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Adv Nutr. 2015 Nov 13;6(6):629-38. doi: 10.3945/an.115.008789. Print 2015 Nov.

Current food classifications in epidemiological studies do not enable solid nutritional recommendations for preventing diet-related chronic diseases: the impact of food processing.

Author information

1
National Institute for Agricultural Research (INRA), Joint Research Unit 1019, Human Nutrition Research Center of Auvergne, Clermont-Ferrand, France; University of Auvergne, Unit of Human Nutrition, Clermont-Ferrand, France; anthony.fardet@clermont.inra.fr.
2
National Institute for Agricultural Research (INRA), Joint Research Unit 1019, Human Nutrition Research Center of Auvergne, Clermont-Ferrand, France; University of Auvergne, Unit of Human Nutrition, Clermont-Ferrand, France;
3
Gaston Berger University, Saint-Louis, Senegal;
4
Montpellier SupAgro, CIRAD, Joint Research Unit QualiSud 95, Montpellier, France;
5
Central Food Technological Research Institute, Mysore, India; and.
6
Centre for Epidemiological Studies in Health and Nutrition, University of São Paulo, São Paulo, Brazil.

Abstract

To date, observational studies in nutrition have categorized foods into groups such as dairy, cereals, fruits, and vegetables. However, the strength of the association between food groups and chronic diseases is far from convincing. In most international expert surveys, risks are most commonly scored as probable, limited, or insufficient rather than convincing. In this position paper, we hypothesize that current food classifications based on botanical or animal origins can be improved to yield solid recommendations. We propose using a food classification that employs food processes to rank foods in epidemiological studies. Indeed, food health potential results from both nutrient density and food structure (i.e., the matrix effect), both of which can potentially be positively or negatively modified by processing. For example, cereal-based foods may be more or less refined, fractionated, and recombined with added salt, sugars, and fats, yielding a panoply of products with very different nutritional values. The same is true for other food groups. Finally, we propose that from a nutritional perspective, food processing will be an important issue to consider in the coming years, particularly in terms of strengthening the links between food and health and for proposing improved nutritional recommendations or actions.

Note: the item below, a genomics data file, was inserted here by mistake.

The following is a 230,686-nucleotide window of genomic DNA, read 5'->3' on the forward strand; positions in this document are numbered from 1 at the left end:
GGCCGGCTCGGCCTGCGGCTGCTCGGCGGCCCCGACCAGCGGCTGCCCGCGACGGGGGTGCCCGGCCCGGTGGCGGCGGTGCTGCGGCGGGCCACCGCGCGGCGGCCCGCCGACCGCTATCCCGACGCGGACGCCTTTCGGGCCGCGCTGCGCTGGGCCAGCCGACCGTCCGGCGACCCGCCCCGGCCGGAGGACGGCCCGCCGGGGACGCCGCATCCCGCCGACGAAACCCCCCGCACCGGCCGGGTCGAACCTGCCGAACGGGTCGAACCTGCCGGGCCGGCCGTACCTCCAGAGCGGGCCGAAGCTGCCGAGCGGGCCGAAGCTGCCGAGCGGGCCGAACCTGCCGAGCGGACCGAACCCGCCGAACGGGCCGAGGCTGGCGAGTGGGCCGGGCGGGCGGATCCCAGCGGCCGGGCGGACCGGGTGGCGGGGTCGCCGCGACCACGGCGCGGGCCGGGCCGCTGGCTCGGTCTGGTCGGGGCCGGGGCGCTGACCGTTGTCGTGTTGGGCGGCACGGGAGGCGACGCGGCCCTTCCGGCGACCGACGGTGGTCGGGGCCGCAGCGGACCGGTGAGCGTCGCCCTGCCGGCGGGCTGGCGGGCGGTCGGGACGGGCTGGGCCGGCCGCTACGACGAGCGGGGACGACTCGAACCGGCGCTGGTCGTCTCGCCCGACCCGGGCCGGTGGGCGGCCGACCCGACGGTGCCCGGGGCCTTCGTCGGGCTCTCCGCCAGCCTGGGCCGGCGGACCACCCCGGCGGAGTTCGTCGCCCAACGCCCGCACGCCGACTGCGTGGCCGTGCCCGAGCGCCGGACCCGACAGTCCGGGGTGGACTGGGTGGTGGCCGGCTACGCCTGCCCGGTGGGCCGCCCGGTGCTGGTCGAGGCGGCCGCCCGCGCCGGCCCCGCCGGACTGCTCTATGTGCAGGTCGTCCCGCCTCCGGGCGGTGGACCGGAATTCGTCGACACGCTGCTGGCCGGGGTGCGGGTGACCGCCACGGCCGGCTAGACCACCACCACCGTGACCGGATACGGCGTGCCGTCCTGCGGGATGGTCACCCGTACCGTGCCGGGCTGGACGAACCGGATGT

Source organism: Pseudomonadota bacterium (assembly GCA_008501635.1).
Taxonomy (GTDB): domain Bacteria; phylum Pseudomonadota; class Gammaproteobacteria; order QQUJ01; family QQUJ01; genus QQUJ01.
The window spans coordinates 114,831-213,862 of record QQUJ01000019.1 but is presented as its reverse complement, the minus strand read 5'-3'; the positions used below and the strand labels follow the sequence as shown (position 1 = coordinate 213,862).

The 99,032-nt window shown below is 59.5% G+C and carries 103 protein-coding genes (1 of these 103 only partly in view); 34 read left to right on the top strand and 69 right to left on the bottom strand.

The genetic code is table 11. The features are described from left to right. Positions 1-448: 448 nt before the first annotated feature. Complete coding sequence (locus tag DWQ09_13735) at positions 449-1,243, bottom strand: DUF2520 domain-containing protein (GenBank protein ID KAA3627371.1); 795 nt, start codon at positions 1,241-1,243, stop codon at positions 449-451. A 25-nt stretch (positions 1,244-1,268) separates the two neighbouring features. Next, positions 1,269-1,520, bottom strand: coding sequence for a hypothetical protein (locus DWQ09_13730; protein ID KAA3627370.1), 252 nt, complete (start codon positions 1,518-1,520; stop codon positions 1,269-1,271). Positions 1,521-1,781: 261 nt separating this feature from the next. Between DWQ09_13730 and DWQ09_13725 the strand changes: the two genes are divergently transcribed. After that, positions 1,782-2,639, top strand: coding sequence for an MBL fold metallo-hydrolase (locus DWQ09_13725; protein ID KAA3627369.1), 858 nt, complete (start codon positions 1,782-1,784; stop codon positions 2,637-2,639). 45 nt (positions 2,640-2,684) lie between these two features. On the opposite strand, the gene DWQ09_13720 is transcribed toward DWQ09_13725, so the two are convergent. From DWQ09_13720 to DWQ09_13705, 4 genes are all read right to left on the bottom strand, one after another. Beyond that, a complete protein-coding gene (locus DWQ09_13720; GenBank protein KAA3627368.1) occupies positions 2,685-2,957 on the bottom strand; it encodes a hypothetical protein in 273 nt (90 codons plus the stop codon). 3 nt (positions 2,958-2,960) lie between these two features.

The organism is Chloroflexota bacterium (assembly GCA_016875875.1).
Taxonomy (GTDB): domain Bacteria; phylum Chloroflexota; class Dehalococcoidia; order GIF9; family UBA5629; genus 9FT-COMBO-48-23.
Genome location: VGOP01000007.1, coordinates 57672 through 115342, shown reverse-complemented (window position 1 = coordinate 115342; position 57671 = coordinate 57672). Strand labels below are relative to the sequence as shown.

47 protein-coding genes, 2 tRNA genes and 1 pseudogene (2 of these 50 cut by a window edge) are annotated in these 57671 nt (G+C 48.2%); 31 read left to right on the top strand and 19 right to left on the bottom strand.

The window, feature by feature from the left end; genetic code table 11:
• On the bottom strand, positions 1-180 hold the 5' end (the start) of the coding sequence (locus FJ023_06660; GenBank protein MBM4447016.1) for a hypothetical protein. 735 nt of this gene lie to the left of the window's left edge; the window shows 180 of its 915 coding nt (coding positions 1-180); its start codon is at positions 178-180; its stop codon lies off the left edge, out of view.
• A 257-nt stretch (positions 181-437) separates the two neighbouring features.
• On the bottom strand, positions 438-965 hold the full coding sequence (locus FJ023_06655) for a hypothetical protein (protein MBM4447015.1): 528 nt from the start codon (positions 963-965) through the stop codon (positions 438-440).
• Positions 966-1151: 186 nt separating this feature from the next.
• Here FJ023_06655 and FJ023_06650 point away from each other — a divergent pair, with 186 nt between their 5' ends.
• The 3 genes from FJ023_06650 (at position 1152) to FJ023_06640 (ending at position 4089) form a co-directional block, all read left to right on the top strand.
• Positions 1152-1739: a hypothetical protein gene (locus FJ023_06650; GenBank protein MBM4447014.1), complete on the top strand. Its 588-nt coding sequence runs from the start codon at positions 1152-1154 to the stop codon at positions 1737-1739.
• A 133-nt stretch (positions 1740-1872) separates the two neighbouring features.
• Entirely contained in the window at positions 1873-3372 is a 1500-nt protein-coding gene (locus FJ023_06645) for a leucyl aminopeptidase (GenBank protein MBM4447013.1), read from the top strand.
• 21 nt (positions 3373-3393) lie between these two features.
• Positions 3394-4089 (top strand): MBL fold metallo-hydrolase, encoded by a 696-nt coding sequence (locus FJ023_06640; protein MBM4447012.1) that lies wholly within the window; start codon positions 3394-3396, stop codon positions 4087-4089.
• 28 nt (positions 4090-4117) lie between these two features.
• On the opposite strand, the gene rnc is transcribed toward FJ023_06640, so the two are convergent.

KEYWORDS:

dietary guidelines; epidemiological studies; food groups; food processing ranking; health potential

PMID:
26567188
PMCID:
PMC4642417
DOI:
10.3945/an.115.008789
[Indexed for MEDLINE]
Free PMC Article

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